5.
Vector space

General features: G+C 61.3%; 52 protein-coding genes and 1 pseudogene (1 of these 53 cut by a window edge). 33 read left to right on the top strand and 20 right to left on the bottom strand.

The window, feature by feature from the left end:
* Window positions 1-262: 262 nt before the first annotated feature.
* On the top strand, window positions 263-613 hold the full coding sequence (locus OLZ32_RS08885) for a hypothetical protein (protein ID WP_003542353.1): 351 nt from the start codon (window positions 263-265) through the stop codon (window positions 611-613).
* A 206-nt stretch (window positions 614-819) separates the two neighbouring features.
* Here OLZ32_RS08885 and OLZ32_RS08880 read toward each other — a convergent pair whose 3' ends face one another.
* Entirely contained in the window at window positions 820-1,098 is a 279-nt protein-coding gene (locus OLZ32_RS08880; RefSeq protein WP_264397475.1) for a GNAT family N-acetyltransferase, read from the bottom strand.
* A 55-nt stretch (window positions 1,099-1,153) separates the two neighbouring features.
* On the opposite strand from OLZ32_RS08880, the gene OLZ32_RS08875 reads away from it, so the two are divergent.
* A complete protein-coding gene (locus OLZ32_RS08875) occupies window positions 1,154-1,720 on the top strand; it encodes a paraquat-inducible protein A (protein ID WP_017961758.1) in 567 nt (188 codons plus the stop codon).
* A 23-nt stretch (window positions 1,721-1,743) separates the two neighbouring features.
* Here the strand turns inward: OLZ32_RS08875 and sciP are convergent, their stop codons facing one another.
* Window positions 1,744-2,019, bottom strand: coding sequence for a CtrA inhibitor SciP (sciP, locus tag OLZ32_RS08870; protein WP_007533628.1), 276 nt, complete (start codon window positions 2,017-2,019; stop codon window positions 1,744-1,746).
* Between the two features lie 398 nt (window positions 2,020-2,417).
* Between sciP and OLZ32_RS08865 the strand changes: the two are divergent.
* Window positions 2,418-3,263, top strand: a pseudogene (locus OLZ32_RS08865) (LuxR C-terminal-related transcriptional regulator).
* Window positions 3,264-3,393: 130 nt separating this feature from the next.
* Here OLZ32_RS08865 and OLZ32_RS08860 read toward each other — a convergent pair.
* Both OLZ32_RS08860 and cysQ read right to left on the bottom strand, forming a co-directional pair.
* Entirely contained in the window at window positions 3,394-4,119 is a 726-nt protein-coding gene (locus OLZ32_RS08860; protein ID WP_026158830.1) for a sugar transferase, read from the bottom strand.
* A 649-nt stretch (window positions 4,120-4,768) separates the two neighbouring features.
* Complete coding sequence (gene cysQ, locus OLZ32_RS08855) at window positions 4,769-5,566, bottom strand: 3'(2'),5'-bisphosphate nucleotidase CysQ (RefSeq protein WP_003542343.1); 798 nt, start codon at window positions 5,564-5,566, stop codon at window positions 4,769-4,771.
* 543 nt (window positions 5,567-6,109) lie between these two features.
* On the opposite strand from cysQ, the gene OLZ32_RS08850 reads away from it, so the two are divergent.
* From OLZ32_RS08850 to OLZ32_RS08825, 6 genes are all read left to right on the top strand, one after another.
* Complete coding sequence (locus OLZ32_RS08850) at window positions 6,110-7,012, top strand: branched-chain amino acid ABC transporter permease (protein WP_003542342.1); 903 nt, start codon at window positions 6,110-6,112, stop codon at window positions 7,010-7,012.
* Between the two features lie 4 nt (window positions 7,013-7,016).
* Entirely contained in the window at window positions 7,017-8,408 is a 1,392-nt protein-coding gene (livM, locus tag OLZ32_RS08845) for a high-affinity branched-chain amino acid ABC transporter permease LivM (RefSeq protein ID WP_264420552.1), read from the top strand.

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A vector space is a collection of objects called vectors, which may be added together and multiplied by numbers, called scalars in this context. Scalars are often taken to be numbers, but there are also vector spaces with scalar multiplication by complex numbers, rational numbers. The operations of addition and scalar multiplication must satisfy certain requirements, called axioms. Euclidean vectors are an example of a vector space and they represent physical quantities such as forces, any two forces can be added to yield a third, and the multiplication of a force vector by a real multiplier is another force vector. In the same vein, but in a more geometric sense, Vector spaces are the subject of linear algebra and are well characterized by their dimension, which, roughly speaking, specifies the number of independent directions in the space. Infinite-dimensional vector spaces arise naturally in mathematical analysis, as function spaces and these vector spaces are generally endowed with additional structure, which may be a topology, allowing the consideration of issues of proximity and continuity. Among these topologies, those that are defined by a norm or inner product are commonly used. This is particularly the case of Banach spaces and Hilbert spaces, historically, the first ideas leading to vector spaces can be traced back as far as the 17th centurys analytic geometry, matrices, systems of linear equations, and Euclidean vectors. Today, vector spaces are applied throughout mathematics, science and engineering, furthermore, vector spaces furnish an abstract, coordinate-free way of dealing with geometrical and physical objects such as tensors. This in turn allows the examination of local properties of manifolds by linearization techniques, Vector spaces may be generalized in several ways, leading to more advanced notions in geometry and abstract algebra. The concept of space will first be explained by describing two particular examples, The first example of a vector space consists of arrows in a fixed plane. This is used in physics to describe forces or velocities, given any two such arrows, v and w, the parallelogram spanned by these two arrows contains one diagonal arrow that starts at the origin, too. This new arrow is called the sum of the two arrows and is denoted v + w, when a is negative, av is defined as the arrow pointing in the opposite direction, instead. Such a pair is written as, the sum of two such pairs and multiplication of a pair with a number is defined as follows, + = and a =. The first example above reduces to one if the arrows are represented by the pair of Cartesian coordinates of their end points. A vector space over a field F is a set V together with two operations that satisfy the eight axioms listed below, elements of V are commonly called vectors. Elements of F are commonly called scalars, the second operation, called scalar multiplication takes any scalar a and any vector v and gives another vector av. In this article, vectors are represented in boldface to distinguish them from scalars